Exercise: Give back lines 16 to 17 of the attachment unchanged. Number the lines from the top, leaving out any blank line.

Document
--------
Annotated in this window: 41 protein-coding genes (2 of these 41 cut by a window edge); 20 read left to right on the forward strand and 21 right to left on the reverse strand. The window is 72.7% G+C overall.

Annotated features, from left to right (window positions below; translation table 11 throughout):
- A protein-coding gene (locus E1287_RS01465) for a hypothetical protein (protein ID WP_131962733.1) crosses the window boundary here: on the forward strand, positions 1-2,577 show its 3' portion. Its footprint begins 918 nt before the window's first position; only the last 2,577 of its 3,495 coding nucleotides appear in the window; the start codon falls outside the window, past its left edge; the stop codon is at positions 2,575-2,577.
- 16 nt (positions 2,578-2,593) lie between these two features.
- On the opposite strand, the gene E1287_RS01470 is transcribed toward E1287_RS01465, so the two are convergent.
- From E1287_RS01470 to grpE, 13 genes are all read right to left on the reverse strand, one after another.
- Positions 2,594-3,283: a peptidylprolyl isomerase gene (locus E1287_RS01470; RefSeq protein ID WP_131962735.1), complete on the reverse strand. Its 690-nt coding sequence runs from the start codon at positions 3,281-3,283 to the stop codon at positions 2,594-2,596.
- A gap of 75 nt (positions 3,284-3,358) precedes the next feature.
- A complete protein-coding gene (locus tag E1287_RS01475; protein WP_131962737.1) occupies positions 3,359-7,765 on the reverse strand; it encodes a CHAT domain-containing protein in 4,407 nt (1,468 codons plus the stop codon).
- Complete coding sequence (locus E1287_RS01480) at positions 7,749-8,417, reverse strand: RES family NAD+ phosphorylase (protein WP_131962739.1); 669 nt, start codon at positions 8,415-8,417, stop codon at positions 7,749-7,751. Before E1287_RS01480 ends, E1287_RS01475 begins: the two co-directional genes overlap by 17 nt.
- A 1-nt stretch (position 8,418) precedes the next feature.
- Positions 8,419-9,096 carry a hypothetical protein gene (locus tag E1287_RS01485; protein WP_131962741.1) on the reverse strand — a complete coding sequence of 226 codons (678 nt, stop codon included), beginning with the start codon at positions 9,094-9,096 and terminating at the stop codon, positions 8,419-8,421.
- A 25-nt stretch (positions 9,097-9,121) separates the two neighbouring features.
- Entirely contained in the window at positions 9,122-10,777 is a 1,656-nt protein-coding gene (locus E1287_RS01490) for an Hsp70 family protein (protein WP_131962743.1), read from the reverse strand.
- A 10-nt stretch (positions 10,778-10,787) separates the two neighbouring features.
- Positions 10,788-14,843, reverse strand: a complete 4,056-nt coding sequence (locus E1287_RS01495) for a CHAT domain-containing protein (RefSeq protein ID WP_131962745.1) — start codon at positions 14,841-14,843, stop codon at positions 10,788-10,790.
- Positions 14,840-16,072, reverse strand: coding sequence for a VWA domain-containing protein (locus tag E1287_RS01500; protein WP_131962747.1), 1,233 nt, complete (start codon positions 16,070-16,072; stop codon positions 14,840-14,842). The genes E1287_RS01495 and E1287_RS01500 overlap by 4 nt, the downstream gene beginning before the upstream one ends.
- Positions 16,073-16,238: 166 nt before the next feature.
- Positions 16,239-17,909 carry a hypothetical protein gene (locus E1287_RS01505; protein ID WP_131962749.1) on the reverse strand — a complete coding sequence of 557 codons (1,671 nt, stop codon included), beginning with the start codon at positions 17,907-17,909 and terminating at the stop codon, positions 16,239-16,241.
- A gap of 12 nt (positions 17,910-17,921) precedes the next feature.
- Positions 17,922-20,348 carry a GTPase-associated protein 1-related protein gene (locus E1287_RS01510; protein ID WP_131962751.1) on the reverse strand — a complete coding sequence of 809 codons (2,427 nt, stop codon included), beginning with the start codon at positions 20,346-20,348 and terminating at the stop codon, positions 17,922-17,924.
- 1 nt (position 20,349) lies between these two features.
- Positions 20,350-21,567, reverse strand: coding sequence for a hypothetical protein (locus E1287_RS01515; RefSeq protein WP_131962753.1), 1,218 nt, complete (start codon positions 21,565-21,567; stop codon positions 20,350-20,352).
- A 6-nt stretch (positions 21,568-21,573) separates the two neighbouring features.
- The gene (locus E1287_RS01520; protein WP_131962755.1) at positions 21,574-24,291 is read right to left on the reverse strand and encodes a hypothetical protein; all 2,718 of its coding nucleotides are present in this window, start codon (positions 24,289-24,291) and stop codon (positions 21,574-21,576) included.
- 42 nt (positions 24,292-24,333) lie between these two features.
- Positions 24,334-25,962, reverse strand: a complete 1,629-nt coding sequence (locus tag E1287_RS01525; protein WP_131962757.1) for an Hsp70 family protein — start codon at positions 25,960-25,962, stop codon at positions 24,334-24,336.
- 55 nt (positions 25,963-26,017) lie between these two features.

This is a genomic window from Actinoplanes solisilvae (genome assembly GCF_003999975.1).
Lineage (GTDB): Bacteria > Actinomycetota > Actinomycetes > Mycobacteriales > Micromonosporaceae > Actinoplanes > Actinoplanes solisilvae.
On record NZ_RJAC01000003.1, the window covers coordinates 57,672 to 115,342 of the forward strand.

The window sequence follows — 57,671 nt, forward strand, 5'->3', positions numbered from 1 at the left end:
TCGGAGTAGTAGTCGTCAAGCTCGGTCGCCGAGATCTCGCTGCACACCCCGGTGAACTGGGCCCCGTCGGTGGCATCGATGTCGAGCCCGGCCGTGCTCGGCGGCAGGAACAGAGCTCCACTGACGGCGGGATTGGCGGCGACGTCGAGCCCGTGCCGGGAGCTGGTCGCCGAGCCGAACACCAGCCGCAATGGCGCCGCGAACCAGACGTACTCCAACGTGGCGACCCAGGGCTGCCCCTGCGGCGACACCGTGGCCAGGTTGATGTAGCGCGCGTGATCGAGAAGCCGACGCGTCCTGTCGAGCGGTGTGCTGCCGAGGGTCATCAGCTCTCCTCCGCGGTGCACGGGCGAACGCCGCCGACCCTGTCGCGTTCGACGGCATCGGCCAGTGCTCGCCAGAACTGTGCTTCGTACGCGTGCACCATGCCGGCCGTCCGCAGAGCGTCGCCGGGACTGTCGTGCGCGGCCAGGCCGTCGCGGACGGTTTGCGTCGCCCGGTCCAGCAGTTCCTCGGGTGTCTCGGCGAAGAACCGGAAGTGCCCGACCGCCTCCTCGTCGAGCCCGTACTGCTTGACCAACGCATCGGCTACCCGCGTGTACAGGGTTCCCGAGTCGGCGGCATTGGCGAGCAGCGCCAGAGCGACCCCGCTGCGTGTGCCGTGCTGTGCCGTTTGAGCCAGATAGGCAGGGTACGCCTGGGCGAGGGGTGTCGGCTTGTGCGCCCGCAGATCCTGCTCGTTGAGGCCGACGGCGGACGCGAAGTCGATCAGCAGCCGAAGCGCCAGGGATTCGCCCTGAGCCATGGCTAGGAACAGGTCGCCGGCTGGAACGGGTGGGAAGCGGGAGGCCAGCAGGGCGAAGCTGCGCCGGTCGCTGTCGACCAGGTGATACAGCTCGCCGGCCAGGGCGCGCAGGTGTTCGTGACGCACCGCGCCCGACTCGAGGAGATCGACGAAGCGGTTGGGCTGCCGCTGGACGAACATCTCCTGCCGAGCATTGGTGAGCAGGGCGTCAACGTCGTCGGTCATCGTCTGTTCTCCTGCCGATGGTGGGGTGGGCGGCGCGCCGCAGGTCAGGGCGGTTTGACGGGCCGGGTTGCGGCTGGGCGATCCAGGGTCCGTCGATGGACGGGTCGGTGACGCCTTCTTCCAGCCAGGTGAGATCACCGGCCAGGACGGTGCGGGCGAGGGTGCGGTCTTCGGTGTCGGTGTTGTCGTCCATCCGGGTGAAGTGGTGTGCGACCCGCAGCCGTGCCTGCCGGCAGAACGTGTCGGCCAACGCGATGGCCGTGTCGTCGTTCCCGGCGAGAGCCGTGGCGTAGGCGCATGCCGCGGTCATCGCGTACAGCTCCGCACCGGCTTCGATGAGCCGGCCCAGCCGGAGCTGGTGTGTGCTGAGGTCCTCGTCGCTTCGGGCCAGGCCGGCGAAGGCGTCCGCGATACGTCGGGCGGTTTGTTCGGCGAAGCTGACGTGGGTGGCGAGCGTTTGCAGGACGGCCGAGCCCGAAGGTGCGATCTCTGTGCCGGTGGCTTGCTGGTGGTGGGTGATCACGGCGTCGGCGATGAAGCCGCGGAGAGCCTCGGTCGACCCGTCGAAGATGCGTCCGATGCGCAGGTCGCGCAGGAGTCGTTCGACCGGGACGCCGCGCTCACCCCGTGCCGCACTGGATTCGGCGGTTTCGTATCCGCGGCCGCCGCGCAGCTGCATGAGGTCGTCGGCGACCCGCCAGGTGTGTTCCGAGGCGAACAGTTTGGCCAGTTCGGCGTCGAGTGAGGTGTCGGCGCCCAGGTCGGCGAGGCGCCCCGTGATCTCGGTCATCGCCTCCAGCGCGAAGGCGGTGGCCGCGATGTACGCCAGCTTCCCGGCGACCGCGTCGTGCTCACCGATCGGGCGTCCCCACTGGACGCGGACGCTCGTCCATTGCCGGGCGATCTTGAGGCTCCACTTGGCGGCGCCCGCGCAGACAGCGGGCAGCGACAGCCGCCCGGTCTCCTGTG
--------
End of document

- Positions 10,788-14,843, reverse strand: a complete 4,056-nt coding sequence (locus E1287_RS01495) for a CHAT domain-containing protein (RefSeq protein ID WP_131962745.1) — start codon at positions 14,841-14,843, stop codon at positions 10,788-10,790.
- Positions 14,840-16,072, reverse strand: coding sequence for a VWA domain-containing protein (locus tag E1287_RS01500; protein WP_131962747.1), 1,233 nt, complete (start codon positions 16,070-16,072; stop codon positions 14,840-14,842). The genes E1287_RS01495 and E1287_RS01500 overlap by 4 nt, the downstream gene beginning before the upstream one ends.